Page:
Factory farming (sometimes also known as intensive animal production or industrial dairy farming) is defined as rearing farm animals in an unnatural manner in order to maximize profit. In this method, it does not matter what methods and conditions these animals are kept under, as long as the profit is high. There are many reasons that the quality of meat produced from factory farms is substandard, and a large number of consumers have turned against them. These practices include excessive feedlots, forced breeding, over-packing, antibiotics and hormones. The products of factory farming not only suffer from poor quality meat, but they also create significant health problems for the animals.
Factory farms are usually situated in rural areas, making them inhospitable to wildlife. They are surrounded by concrete walls and barbed wire, making it very difficult for wildlife to move into and out of the pens. The animals are usually raised in cramped spaces with no room to roam. Although it is more expensive to raise livestock in this way, the benefits, such as high volume and consistent meat production, make it worthwhile.
In order to increase the number of animals being reared in factory farming operations, genetic engineering is introduced into the semen of the cows. This process causes the cow's reproductive cycle to alter itself in order to result in more births. Because these cows are used over again, there is virtually no reduction in the number of offspring, so there is no loss of quality. This method does not have the short term or long term consequences that conventional breeding might have, which makes it preferable for those interested in long-term use of their animals. It is also much more convenient than purchasing eggs, which has to be processed after a certain number of weeks to ensure its nutritional value is maintained.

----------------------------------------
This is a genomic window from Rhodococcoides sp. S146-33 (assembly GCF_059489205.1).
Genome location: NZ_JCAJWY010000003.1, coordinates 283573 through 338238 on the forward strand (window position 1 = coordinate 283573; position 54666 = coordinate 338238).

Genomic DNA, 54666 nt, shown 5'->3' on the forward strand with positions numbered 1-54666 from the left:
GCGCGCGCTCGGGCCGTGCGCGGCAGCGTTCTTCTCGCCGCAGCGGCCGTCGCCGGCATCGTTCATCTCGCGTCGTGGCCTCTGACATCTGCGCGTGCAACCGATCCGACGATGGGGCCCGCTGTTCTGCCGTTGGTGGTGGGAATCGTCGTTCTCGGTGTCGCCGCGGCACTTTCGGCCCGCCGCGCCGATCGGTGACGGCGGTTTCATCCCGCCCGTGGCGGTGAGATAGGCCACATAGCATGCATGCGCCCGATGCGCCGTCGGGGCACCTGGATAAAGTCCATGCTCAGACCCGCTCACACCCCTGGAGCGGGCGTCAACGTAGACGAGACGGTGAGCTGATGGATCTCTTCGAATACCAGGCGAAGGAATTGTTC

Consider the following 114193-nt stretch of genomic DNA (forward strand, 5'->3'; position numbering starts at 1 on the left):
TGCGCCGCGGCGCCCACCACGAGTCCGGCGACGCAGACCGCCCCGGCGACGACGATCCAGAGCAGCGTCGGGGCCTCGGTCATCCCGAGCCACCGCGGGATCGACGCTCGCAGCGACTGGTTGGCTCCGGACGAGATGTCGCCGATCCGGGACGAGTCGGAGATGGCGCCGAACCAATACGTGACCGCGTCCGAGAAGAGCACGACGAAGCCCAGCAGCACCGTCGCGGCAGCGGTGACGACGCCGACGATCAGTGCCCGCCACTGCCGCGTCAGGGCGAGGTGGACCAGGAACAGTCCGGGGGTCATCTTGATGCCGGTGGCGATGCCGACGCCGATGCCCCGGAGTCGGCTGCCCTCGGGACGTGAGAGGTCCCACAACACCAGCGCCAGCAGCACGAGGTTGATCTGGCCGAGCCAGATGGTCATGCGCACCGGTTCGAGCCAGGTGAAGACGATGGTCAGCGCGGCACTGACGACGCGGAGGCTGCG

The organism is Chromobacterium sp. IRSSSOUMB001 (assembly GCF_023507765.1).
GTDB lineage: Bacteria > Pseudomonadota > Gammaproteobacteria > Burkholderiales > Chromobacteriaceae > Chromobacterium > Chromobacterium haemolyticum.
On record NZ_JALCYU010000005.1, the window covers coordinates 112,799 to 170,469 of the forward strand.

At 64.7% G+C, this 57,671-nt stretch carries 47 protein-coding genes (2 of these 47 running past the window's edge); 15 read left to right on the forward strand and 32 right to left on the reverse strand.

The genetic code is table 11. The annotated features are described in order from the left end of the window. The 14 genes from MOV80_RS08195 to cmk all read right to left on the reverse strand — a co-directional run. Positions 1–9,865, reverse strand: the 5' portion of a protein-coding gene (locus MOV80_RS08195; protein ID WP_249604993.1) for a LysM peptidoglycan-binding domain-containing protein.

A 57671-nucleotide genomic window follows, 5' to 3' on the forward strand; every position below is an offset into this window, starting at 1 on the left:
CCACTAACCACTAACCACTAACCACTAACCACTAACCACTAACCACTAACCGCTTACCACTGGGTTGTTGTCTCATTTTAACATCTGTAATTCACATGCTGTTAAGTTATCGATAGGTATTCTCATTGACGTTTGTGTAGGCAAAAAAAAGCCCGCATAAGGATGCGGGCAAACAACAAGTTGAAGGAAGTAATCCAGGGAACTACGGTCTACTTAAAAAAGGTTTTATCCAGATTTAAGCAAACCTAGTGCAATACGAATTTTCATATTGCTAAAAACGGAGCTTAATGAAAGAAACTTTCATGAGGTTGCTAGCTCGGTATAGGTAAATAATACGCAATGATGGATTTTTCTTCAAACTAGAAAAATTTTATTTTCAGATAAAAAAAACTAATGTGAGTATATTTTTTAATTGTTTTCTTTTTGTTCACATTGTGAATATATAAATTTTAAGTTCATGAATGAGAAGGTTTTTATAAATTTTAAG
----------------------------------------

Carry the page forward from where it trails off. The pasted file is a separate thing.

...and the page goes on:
In addition to the above mentioned benefits, raising animals in factory farming conditions allows farmers to save large amounts of money on food. Since the animals spend most of their time confined to small cages, feeding them regular commercial feed results in large quantities of unwanted waste, which is then deposited into land fills. The cost of feeding these cattle also increases because they require antibiotics to keep them healthy. However, in contrast to conventional farming, where antibiotics are used to prevent illness and disease, factory farming relies on chemical methods of pest control, which results in less use of antibiotics. The cost of these chemicals can eventually be absorbed by the farmer, resulting in further savings.
Cattle from factory farming are subjected to much more extensive and unnatural living conditions than their free-range cousins. Unlike the majority of organic farms, animals in factory farming are often kept in small cages and are fed whatever is available at the time. This causes them to lose weight quickly and leaves them susceptible to disease; all of which translate into lower levels of quality meat.
Many observers believe that the practices detailed above are causing far more damage to the environment than benefits. Because of this, the debate surrounding factory farming has steadily grown. While some argue that it is important for animals to receive all the nutrients necessary for healthy lives, others are starting to view factory farming as a necessary evil of modern society. This viewpoint has been strengthened by the widespread public's increasing awareness of the ethical issues surrounding the practice of raising animals for food, as well as the benefits offered by raising animals without the use of traditional farming methods around the world.